Dumbed down, deformed and dangerous
Have a look at this video. If you were wondering how the powers that be managed to get America this far down the path to eternal Imperial War get the answer here. On the list of who we should invade next according to the 30% who support future wars are: France, North Korea, Iran, Italy, Cuba, Russia, China, India, Pakistan, Canada, Saudi Arabia and the Middle East.
And they all point to Australia on the interviewer's "fake" map. The level of education or the lack of it is a tell all. Which reminded me of a recent article by Matt James: Little Machurian Candidates. In the article Matt describes the torture and brainwashing that constitutes the American school system today. He records the experiences of his own child and goes on to discuss the problems inherent in curricula that promote alienation, fear and lack of trust and confidence:
I was curious about the crying. Jenny was such a happy child. I asked her that night what made her sad at school. Expecting to hear about something on the playground, I was surprised by her answer. The listening-hour stories made her sad:If stories like that of the little squirrel are what our children are being taught, if they recognize the fear and humiliation the squirrel is put through, if they are not told of other more dignified, more caring, more human patterns of behaviour, who will they identify with? The brutes. The ones who deride, abuse and humiliate others. This is how our school system creates monsters and sociopaths.
Once upon a time there was a daddy duck with seven ducklings. They ranged in age down to the youngest (who reminded Jenny of a first grader). The daddy was mean. One day he demanded that all his children learn three tasks, such as running, swimming, and diving. If a duckling was unable to master all of the tasks, he would be banished from the family to live with the chickens. The youngsters struggled under the cruel eye of their father. When it came to diving, the first grader floundered and was sent away to live with the chickens.[snip]
I was determined to get to the bottom of things. Since they didn't send books home with students in the younger grades, I went to the school the following day and spent a couple of hours reviewing the elementary readers. As I read, my eyes opened wider and wider. I had assumed the purpose of the reading curriculum was to stimulate the juvenile imagination and teach reading skills. Instead, I saw material saturated with, to borrow another parent's language, "an unadvertised agenda promoting parental alienation, loss of identity and self-confidence, group-dependence, passivity, and anti-intellectualism." [snip]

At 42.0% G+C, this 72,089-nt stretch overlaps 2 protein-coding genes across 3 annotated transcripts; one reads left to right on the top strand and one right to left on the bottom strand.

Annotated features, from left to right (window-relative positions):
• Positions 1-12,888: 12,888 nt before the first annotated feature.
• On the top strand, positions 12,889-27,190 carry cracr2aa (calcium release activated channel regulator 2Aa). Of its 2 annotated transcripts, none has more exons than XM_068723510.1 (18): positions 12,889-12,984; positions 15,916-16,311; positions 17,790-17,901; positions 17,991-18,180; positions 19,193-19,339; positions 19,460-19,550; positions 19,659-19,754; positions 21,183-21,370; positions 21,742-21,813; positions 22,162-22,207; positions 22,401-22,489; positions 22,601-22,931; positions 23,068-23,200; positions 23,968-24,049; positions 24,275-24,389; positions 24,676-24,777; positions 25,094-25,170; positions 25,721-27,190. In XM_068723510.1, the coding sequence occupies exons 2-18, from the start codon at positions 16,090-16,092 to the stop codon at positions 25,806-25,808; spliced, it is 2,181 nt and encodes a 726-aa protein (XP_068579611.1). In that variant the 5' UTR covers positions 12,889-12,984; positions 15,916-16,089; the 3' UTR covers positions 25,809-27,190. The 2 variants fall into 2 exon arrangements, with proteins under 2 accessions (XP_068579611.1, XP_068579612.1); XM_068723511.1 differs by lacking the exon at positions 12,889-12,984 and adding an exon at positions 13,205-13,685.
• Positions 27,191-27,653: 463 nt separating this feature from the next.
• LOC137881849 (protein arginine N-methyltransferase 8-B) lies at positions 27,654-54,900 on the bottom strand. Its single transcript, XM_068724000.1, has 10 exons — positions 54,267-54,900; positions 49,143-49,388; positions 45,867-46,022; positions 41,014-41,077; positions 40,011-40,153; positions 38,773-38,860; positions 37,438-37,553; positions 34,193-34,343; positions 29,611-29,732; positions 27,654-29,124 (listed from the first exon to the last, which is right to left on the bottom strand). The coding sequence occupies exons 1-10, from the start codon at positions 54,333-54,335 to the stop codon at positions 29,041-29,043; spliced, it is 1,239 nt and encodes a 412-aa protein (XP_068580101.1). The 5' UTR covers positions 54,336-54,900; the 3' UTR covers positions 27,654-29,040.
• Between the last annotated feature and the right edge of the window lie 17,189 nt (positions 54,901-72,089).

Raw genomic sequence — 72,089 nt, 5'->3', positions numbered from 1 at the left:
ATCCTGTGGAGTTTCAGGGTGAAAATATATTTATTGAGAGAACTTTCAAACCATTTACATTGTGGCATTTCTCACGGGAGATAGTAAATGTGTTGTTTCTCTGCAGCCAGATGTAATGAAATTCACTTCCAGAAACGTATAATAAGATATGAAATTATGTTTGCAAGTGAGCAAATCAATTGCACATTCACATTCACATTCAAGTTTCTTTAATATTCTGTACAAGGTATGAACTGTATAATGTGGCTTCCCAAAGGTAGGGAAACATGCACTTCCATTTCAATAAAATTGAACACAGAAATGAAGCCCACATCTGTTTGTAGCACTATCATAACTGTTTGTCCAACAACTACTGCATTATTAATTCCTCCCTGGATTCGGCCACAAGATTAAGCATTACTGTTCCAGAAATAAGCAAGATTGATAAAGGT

The stories in the readers consistently associated individual initiative with emotional or physical pain. Consider the example of the little squirrel whose wheel falls off his wagon. When he tries to replace it, the wagon rides with an awkward and embarrassing bump, noticeable to his friends, who then tease him about it. Another attempt to repair the wheel results in an accident, with bruising and bleeding and more humiliation. The cumulative effect of this and similar story lines, given the vicarious nature of the reading experience, would be to discourage initiative and reduce self-confidence in the first grader.
Animal dads, moms, and grandparents were portrayed over and over in various combinations as mean, stupid, unreliable, bungling, impotent or incompetent. Relationships with their children were almost always dysfunctional; communication and reciprocal trust were non-existent. A toxic mom or dad, for instance, might have stepped in to help our youthful squirrel repair his wagon, only to make matters worse and wreak emotional havoc in the process. Jenny's heart would be lacerated by stories which constantly portrayed parent/child relationships as strained, cruel, or distant. I could see her crying with hurt or frustration. [snip]
The following "story" and "comprehension" questions are representative of the anti-intellectualism that I found in the readers:
Once upon a time there was a little green mouse who hopped after a tiger onto a yellow airplane. The plane turned into a big red bird in flight, and the mouse turned into a blue pumpkin. The pumpkin fell to the ground and its seeds grew into pots and pans. Blah, blah, blah
1) "What color was the mouse?"
2) "Why do mice turn into pumpkins?"
3) "How do seeds grow?"
I can see children getting frustrated over material like this. It is debatable as to which facet of the exercise is more onerous, the reading or the "comprehension." I almost incline to the latter. Among other concerns, I wonder if it is a good thing to pressure children to respond to stupid or unanswerable questions. Such a process would lead to passivity and a loss of confidence, to a little engine that couldn't.
And the little engine that couldn't, what does it do when parents fail, friends, family, school, society, the world fails and it finds itself drenched in the sweat of innumerable fears and threats? It finds solace in the Big Leader with the Big Stick.
The Deliberate Dumbing Down of America